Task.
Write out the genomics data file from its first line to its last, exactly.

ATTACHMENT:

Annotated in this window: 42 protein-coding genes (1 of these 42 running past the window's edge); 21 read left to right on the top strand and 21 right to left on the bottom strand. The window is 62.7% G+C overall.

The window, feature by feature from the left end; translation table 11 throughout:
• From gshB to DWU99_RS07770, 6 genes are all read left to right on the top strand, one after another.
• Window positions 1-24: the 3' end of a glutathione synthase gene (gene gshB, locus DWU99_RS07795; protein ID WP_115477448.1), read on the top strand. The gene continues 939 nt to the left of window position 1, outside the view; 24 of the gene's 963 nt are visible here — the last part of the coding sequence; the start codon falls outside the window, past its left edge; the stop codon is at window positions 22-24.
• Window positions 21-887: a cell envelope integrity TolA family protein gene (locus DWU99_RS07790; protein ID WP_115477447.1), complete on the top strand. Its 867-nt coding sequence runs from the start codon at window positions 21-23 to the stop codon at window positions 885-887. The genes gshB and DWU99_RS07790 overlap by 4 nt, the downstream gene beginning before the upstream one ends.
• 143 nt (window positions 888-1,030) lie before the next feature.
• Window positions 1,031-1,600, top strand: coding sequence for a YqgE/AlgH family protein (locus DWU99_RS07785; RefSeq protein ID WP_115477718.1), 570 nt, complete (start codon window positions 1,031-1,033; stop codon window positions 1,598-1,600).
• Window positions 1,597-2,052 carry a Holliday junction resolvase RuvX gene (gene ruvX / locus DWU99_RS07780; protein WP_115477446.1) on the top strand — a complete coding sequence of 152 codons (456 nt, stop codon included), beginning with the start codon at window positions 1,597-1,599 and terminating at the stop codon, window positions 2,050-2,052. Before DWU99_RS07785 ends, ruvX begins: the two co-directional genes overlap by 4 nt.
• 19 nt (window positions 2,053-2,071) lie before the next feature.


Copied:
Annotated in this window: 42 protein-coding genes (1 of these 42 running past the window's edge); 21 read left to right on the top strand and 21 right to left on the bottom strand. The window is 62.7% G+C overall.

The window, feature by feature from the left end; translation table 11 throughout:
• From gshB to DWU99_RS07770, 6 genes are all read left to right on the top strand, one after another.
• Window positions 1-24: the 3' end of a glutathione synthase gene (gene gshB, locus DWU99_RS07795; protein ID WP_115477448.1), read on the top strand. The gene continues 939 nt to the left of window position 1, outside the view; 24 of the gene's 963 nt are visible here — the last part of the coding sequence; the start codon falls outside the window, past its left edge; the stop codon is at window positions 22-24.
• Window positions 21-887: a cell envelope integrity TolA family protein gene (locus DWU99_RS07790; protein ID WP_115477447.1), complete on the top strand. Its 867-nt coding sequence runs from the start codon at window positions 21-23 to the stop codon at window positions 885-887. The genes gshB and DWU99_RS07790 overlap by 4 nt, the downstream gene beginning before the upstream one ends.
• 143 nt (window positions 888-1,030) lie before the next feature.
• Window positions 1,031-1,600, top strand: coding sequence for a YqgE/AlgH family protein (locus DWU99_RS07785; RefSeq protein ID WP_115477718.1), 570 nt, complete (start codon window positions 1,031-1,033; stop codon window positions 1,598-1,600).
• Window positions 1,597-2,052 carry a Holliday junction resolvase RuvX gene (gene ruvX / locus DWU99_RS07780; protein WP_115477446.1) on the top strand — a complete coding sequence of 152 codons (456 nt, stop codon included), beginning with the start codon at window positions 1,597-1,599 and terminating at the stop codon, window positions 2,050-2,052. Before DWU99_RS07785 ends, ruvX begins: the two co-directional genes overlap by 4 nt.
• 19 nt (window positions 2,053-2,071) lie before the next feature.